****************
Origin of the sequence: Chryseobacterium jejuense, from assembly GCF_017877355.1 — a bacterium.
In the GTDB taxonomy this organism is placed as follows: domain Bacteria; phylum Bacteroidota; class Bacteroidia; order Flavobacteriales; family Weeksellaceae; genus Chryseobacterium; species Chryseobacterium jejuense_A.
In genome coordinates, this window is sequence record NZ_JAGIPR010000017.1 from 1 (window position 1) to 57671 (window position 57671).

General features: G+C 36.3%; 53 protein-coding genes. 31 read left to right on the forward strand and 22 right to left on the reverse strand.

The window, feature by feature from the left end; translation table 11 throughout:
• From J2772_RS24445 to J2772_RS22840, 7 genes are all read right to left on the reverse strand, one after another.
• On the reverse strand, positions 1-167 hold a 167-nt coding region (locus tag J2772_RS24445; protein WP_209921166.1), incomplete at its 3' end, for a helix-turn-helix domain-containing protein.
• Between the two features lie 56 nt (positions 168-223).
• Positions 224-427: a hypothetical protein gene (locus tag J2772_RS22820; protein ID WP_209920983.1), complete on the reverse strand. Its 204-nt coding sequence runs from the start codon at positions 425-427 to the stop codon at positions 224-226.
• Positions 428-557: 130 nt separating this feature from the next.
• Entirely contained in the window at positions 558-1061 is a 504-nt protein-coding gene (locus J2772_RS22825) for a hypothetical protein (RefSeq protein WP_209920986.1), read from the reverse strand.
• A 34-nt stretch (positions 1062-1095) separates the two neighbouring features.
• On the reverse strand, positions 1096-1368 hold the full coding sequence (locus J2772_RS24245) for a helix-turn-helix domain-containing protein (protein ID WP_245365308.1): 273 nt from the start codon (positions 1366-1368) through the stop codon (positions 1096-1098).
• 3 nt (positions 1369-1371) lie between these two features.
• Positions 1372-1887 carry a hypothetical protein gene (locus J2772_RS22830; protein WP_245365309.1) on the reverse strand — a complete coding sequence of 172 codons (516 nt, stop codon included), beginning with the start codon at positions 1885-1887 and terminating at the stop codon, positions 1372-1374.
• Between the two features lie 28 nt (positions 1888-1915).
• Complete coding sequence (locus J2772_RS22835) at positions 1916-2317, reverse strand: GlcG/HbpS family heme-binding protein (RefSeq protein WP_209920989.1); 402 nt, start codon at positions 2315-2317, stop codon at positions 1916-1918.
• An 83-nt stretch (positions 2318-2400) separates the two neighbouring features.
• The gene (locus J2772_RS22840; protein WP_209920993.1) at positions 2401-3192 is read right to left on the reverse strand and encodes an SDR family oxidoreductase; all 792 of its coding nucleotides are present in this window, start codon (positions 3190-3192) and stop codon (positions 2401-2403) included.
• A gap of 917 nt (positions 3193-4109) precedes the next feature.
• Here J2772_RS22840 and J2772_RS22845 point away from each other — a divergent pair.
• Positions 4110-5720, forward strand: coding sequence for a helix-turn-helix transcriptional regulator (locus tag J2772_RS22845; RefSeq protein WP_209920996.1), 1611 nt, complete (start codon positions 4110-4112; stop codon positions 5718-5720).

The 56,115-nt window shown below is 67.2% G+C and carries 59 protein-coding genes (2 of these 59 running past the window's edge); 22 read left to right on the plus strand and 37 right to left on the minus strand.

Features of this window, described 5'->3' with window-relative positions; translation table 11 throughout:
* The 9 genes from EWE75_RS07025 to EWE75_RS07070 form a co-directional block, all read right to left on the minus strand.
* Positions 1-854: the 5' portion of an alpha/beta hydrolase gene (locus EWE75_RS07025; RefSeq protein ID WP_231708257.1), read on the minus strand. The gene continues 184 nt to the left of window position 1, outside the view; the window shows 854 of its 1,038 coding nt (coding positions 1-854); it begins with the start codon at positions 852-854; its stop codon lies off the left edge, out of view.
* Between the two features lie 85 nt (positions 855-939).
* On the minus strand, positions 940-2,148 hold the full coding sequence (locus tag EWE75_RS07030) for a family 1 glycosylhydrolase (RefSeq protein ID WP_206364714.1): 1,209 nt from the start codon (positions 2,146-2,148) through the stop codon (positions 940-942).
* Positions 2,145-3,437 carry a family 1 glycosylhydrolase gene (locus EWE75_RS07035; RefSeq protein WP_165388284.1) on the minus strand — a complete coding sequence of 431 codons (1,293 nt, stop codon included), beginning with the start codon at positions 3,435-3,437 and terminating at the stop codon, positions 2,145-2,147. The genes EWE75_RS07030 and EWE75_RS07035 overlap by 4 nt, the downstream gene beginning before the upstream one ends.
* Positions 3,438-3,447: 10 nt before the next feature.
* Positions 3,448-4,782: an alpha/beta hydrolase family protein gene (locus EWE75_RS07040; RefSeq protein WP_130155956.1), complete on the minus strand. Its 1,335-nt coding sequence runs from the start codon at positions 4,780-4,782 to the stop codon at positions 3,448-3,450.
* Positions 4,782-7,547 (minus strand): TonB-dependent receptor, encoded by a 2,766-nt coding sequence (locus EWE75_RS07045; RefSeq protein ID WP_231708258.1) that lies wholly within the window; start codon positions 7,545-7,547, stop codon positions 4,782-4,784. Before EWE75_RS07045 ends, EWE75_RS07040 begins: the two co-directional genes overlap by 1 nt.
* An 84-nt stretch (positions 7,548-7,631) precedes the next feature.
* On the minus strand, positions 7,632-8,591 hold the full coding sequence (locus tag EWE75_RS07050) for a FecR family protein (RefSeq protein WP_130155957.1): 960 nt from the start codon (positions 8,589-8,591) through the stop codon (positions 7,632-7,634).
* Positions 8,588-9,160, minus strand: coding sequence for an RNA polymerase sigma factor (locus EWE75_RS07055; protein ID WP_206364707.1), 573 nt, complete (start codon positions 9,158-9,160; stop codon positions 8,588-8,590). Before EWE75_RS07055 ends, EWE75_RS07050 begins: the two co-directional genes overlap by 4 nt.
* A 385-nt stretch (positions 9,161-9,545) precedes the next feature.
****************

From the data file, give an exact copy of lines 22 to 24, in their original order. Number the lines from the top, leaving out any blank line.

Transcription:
• Positions 4110-5720, forward strand: coding sequence for a helix-turn-helix transcriptional regulator (locus tag J2772_RS22845; RefSeq protein WP_209920996.1), 1611 nt, complete (start codon positions 4110-4112; stop codon positions 5718-5720).

The 56,115-nt window shown below is 67.2% G+C and carries 59 protein-coding genes (2 of these 59 running past the window's edge); 22 read left to right on the plus strand and 37 right to left on the minus strand.

Features of this window, described 5'->3' with window-relative positions; translation table 11 throughout: